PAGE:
This post isn’t so much prompted by what I’ve been painting, but more to do with what other people have been talking about! But there is a sort of link to my wargames stuff! This year, one of my colleagues at work visited Cambodia and really enjoyed it. And only last Friday another colleague posted on his blog that it’s somewhere he’d like to visit (his blog’s here and a good read)!
So, have I got any wargames figures related to Cambodia? “No” is the answer, but I can get close! Having built up various units for the Chinese and Western Powers for the Boxer Rebellion, I decided I could just add in some earlier period French troops to wargame the Sino-French War of 1883-85. I had a load of the old Esci Foreign Legion figures so I painted up a couple of units using them – people don’t expect to see “classic” Foreign Legion figures in a wargame with jungle in it, but these uniforms were worn early in the conflict by the Legion, basically until they wore out or rotted away! Haven’t got any pics of my Foreign Legion figures, but the cavalry figures in the featured image for the post on my home page are Irregular Miniatures WW1 French hussars painted to represent Chasseurs d’Afrique.
I added some Chinese figures painted as Black Flag irregular units and, once the relevant Wargames Foundry book was published, some more units as Vietnamese. These were converted from various Chinese figures, mainly by giving them matchlock muskets and big sun hats made from Milliput! But it turns out that the Vietnamese still used war elephants, so I thought “I’ve got to have some”. The very tenuous link to the start of this post is that most South East Asian armies still used elephants in the 19th century, including Cambodia!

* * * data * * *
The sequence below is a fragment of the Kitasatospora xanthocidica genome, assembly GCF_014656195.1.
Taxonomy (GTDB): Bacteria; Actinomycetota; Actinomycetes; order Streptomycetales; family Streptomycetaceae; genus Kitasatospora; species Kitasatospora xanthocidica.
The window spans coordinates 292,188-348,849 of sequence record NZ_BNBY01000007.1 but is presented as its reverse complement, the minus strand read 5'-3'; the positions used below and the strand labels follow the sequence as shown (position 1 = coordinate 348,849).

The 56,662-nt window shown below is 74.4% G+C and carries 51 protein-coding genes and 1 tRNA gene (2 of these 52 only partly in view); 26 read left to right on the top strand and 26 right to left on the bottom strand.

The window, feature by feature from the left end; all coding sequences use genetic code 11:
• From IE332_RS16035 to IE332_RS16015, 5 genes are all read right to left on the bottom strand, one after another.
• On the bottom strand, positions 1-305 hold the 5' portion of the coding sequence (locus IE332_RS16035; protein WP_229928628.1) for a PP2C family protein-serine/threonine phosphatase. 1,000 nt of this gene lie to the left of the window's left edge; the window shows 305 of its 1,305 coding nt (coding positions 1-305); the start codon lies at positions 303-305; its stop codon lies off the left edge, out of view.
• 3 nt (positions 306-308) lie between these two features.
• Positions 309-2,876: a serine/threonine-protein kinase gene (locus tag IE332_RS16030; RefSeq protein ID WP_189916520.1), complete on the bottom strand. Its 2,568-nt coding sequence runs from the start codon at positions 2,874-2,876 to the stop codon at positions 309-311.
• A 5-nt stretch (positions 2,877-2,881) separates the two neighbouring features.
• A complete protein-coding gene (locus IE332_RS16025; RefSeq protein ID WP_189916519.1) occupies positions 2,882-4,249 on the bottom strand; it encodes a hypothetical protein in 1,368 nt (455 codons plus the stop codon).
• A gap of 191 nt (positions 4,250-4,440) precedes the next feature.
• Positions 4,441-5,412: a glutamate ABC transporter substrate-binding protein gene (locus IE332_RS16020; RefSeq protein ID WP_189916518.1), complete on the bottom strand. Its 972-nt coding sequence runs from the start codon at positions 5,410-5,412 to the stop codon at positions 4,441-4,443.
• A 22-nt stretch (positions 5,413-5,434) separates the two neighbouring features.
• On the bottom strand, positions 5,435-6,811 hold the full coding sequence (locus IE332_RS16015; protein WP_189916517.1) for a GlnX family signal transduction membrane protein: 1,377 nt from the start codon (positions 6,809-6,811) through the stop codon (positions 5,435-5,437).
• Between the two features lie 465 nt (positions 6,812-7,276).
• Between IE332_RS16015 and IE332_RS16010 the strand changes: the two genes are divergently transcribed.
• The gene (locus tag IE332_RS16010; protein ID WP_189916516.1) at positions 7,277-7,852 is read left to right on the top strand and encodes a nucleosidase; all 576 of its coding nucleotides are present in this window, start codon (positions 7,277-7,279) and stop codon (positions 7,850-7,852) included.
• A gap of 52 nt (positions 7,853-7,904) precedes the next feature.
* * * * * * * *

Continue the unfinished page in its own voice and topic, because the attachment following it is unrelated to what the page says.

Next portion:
I converted two elephants from Newline Designs’ models, just adding big sun hats to the drivers/mahouts and howdahs for the remaining soldiers. I converted a mix of Lancashire Games Chinese peasants and Kennington Miniatures Boxers to crew them, making up a two-man jingal crew for each elephant (a jingal is, effectively, a dirty great muzzle-loading rifle)! Eventually I added another Newline elephant to carry a Black Flag cannon, and a plastic elephant from HaT, with crew all converted from Newline figures.
Had to come up with some rules for them, but still haven’t tried them out! This is probably because they can be just as dangerous to the army employing them! Elephants aren’t daft – they know that the last place they want to be is on a battlefield!
And, finally, a naval aspect to the conflict! The French used gunboats along the Vietnamese rivers, so I scratchbuilt myself a 19th century “flat iron” gunboat (so called because it’s hull shape resembled an iron) from card. By keeping it suitably generic I can use it for most navies up to around 1900 and my Chinese can use it as well! I made the gun separately so crewmen can be fitted in around it, or it can be removed to put in a land emplacement! OK, it’s not to scale, but it looks the part and you can never have too many ships (or is that chips)!